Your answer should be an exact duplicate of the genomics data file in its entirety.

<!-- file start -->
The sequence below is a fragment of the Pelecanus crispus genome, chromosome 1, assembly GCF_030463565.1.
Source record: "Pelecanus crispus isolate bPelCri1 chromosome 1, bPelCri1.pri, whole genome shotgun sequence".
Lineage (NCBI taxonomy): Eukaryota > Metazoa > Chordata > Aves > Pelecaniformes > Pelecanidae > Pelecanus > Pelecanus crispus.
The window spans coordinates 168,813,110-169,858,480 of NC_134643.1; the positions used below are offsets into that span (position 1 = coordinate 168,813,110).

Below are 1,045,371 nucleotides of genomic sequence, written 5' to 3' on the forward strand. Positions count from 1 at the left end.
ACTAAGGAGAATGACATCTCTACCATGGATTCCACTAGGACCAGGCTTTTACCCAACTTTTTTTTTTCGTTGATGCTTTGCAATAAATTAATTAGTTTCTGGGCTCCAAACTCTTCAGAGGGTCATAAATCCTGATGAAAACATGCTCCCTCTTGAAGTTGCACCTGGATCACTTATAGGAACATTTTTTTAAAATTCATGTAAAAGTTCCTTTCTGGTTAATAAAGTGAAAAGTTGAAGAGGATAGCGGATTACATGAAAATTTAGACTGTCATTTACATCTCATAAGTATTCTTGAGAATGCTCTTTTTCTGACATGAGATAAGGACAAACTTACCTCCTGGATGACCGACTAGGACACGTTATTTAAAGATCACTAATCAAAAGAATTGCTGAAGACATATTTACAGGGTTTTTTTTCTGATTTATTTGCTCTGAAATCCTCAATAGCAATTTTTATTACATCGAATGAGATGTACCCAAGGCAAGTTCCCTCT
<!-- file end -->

The sequence below is a fragment of the Pelecanus crispus genome, chromosome 1, assembly GCF_030463565.1.
Source record: "Pelecanus crispus isolate bPelCri1 chromosome 1, bPelCri1.pri, whole genome shotgun sequence".
Lineage (NCBI taxonomy): Eukaryota > Metazoa > Chordata > Aves > Pelecaniformes > Pelecanidae > Pelecanus > Pelecanus crispus.
The window spans coordinates 168,813,110-169,858,480 of NC_134643.1; the positions used below are offsets into that span (position 1 = coordinate 168,813,110).

Below are 1,045,371 nucleotides of genomic sequence, written 5' to 3' on the forward strand. Positions count from 1 at the left end.
ACTAAGGAGAATGACATCTCTACCATGGATTCCACTAGGACCAGGCTTTTACCCAACTTTTTTTTTTCGTTGATGCTTTGCAATAAATTAATTAGTTTCTGGGCTCCAAACTCTTCAGAGGGTCATAAATCCTGATGAAAACATGCTCCCTCTTGAAGTTGCACCTGGATCACTTATAGGAACATTTTTTTAAAATTCATGTAAAAGTTCCTTTCTGGTTAATAAAGTGAAAAGTTGAAGAGGATAGCGGATTACATGAAAATTTAGACTGTCATTTACATCTCATAAGTATTCTTGAGAATGCTCTTTTTCTGACATGAGATAAGGACAAACTTACCTCCTGGATGACCGACTAGGACACGTTATTTAAAGATCACTAATCAAAAGAATTGCTGAAGACATATTTACAGGGTTTTTTTTCTGATTTATTTGCTCTGAAATCCTCAATAGCAATTTTTATTACATCGAATGAGATGTACCCAAGGCAAGTTCCCTCT